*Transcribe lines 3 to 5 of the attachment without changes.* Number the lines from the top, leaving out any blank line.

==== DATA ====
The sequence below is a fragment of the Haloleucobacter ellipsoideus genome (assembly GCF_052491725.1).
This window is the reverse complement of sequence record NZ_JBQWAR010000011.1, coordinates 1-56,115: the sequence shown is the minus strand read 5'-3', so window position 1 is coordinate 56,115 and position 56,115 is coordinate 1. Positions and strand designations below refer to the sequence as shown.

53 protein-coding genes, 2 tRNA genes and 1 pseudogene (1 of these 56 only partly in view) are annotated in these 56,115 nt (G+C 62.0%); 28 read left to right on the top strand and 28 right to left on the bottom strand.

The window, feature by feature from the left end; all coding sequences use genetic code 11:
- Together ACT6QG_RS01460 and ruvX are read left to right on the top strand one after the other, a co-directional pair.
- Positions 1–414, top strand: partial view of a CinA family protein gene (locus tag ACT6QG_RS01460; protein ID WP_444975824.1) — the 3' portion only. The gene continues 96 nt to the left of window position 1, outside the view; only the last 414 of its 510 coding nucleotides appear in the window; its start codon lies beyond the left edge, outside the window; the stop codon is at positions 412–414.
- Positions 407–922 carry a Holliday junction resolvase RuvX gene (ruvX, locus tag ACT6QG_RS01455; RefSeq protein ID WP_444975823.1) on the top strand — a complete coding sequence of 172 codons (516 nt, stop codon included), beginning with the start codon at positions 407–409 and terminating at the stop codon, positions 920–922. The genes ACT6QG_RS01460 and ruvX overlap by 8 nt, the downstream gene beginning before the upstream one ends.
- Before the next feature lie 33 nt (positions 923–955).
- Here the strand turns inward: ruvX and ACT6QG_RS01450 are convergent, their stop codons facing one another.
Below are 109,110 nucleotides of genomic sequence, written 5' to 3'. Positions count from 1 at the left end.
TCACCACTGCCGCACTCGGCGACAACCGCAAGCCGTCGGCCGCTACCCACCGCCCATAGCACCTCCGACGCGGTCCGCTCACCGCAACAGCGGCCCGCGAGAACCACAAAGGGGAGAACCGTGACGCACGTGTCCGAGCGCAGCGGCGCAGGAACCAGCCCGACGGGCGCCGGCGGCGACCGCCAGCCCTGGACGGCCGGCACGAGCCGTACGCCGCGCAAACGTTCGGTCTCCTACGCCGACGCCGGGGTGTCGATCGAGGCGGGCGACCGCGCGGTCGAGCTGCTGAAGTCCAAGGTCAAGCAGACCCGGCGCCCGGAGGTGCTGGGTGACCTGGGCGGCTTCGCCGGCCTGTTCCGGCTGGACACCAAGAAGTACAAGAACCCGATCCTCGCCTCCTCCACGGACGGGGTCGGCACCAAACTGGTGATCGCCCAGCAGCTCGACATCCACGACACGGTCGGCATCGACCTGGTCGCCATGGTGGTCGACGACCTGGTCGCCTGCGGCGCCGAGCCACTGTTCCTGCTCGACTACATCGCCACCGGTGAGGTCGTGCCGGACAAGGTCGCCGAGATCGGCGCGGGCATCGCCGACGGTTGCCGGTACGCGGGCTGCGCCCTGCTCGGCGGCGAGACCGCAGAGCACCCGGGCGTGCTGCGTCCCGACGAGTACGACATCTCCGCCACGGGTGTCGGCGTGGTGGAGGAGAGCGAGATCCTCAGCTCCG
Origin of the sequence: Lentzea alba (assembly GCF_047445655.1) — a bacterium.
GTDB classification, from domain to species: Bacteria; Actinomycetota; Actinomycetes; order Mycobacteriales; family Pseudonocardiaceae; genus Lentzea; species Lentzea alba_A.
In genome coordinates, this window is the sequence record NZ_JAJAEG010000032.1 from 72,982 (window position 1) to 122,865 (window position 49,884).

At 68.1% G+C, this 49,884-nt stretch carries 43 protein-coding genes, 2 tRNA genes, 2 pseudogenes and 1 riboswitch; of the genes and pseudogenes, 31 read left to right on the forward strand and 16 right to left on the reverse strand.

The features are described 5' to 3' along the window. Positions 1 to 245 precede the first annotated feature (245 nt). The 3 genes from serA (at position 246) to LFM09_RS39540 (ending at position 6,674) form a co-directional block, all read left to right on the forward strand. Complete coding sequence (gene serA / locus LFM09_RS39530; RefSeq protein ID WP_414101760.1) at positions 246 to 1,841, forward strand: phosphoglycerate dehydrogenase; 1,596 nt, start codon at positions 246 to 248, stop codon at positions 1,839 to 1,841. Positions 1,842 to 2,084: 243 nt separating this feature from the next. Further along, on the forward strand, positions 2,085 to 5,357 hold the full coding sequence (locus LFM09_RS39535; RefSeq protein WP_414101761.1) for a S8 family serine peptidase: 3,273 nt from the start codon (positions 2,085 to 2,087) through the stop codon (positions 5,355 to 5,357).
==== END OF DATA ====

53 protein-coding genes, 2 tRNA genes and 1 pseudogene (1 of these 56 only partly in view) are annotated in these 56,115 nt (G+C 62.0%); 28 read left to right on the top strand and 28 right to left on the bottom strand.

The window, feature by feature from the left end; all coding sequences use genetic code 11:
- Together ACT6QG_RS01460 and ruvX are read left to right on the top strand one after the other, a co-directional pair.